Together, the CPP and the CDP will build a vibrant, job-creating energy sector that would be far larger than either plan accomplishes alone. The CPP does not pit one state against each other, but pushes each state to develop its own carbon reduction plan. Both red and blue states are finding this easier and more profitable than previously imagined. The power sector reduced its carbon emissions 21 percent between 2005 and 2015, primarily by switching from coal to gas. It is well on the way to complying with the Clean Power Plan.

The CPP will accelerate the transition to money-saving energy efficiency, and to a job-rich renewable energy sector. Countries such as China, Bangladesh, Denmark, Germany, Kenya, South Korea and Portugal have all seen tremendous manufacturing and job growth as they made their electricity sectors more diverse and clean.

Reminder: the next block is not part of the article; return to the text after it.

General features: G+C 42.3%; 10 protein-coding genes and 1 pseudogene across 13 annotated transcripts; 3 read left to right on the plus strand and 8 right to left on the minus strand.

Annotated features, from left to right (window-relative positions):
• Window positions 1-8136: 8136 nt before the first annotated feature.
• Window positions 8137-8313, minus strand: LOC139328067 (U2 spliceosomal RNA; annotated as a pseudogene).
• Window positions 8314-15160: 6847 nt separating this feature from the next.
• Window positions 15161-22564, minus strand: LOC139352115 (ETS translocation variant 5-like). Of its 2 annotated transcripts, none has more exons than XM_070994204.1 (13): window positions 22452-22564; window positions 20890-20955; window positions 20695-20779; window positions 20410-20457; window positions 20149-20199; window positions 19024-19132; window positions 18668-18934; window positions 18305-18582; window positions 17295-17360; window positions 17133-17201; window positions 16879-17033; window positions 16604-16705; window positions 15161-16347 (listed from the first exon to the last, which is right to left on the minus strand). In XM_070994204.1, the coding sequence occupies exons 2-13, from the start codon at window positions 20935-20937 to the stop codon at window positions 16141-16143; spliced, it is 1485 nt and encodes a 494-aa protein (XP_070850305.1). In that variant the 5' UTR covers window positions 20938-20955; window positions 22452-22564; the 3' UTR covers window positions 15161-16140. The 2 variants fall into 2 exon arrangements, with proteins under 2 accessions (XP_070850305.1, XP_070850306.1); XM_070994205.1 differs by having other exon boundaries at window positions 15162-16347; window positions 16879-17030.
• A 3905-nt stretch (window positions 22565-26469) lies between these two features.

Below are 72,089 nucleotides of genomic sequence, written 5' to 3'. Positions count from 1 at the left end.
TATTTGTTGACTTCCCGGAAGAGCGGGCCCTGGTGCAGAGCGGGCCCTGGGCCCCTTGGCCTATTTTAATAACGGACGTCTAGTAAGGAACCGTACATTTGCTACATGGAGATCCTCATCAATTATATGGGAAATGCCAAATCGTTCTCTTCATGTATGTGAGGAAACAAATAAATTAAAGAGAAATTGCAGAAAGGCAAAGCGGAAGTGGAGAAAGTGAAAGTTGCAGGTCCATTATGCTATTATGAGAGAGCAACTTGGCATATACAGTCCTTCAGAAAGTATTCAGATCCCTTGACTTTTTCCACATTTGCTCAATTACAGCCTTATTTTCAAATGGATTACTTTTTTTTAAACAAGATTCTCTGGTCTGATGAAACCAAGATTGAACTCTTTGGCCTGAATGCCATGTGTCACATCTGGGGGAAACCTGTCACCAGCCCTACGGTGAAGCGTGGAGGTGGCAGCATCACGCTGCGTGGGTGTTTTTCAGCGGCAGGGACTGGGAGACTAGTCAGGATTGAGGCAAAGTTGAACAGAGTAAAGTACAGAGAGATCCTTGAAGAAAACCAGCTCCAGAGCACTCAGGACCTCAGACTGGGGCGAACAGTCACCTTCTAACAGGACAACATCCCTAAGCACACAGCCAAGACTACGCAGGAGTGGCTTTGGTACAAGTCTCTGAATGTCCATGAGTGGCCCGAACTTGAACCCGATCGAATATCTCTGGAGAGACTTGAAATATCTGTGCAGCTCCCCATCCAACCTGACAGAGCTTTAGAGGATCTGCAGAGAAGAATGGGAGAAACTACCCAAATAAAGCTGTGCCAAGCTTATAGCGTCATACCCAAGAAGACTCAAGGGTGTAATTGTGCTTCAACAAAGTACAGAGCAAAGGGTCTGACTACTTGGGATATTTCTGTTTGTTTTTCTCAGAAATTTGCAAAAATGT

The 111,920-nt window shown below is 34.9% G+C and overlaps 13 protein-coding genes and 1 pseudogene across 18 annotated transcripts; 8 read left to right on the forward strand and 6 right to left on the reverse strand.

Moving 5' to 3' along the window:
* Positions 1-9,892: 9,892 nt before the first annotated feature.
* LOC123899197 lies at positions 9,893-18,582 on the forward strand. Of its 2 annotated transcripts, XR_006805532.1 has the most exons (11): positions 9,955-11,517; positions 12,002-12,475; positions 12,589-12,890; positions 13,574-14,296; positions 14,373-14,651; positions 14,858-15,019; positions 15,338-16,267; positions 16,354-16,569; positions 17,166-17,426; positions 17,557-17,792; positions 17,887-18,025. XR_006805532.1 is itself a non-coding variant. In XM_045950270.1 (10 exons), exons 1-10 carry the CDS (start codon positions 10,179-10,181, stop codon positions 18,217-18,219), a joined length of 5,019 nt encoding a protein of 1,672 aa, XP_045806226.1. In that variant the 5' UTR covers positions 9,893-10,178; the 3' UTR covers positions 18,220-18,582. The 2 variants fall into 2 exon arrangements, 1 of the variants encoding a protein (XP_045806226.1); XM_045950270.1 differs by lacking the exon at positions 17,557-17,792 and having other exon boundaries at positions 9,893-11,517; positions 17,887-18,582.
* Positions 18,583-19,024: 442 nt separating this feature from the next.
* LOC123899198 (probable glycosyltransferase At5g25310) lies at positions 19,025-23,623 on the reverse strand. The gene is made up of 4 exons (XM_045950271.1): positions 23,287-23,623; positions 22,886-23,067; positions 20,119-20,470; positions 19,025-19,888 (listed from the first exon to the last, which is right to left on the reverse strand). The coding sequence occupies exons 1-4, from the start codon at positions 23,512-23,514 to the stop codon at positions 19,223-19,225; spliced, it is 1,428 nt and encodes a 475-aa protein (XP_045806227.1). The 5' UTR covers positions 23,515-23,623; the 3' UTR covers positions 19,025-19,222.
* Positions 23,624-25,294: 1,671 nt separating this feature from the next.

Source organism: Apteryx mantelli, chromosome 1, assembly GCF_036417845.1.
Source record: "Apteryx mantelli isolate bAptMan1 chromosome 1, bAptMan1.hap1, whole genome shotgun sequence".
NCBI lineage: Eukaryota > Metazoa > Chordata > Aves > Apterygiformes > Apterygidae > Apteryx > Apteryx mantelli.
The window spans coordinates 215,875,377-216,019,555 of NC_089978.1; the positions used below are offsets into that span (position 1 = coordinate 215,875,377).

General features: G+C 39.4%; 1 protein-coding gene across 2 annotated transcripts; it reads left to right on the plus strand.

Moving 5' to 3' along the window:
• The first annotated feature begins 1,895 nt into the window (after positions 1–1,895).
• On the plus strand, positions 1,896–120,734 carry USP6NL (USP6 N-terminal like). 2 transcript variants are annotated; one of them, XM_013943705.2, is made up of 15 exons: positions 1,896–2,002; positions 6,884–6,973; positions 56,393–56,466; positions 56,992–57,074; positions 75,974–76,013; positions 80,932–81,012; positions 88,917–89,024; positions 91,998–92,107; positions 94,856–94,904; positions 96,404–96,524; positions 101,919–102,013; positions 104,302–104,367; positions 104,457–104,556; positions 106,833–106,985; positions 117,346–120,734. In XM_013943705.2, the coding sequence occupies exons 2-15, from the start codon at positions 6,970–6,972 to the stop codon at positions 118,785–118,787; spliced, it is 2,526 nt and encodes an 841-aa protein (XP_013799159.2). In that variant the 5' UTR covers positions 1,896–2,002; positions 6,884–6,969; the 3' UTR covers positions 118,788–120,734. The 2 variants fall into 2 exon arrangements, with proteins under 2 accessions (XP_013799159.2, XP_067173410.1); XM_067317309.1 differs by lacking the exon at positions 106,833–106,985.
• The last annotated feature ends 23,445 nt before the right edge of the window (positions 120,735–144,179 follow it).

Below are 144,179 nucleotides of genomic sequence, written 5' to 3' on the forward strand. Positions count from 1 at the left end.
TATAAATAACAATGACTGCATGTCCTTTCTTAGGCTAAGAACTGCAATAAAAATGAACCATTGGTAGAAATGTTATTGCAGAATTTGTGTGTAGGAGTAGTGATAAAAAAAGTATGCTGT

As innovations spread in the energy sector, the benefits of the CDP come into play. The carbon dividend to U.S. families is estimated by the U.S. Treasury to directly benefit financially the poorest 70 percent (some 223 million people) of Americans. A federal infrastructure investment would further stimulate this deal, bringing jobs to the capital-intensive energy sector across the country.

Of equal or greater importance, however, is the fact that the U.S. and European Union energy sectors are growing by less than 1 percent per year, but in many other nations energy demand is growing by 5 percent or more.  The CDP pushes and encourages other countries to adopt carbon policies, making them ready markets for the products that the invigorated U.S. energy sector will deliver.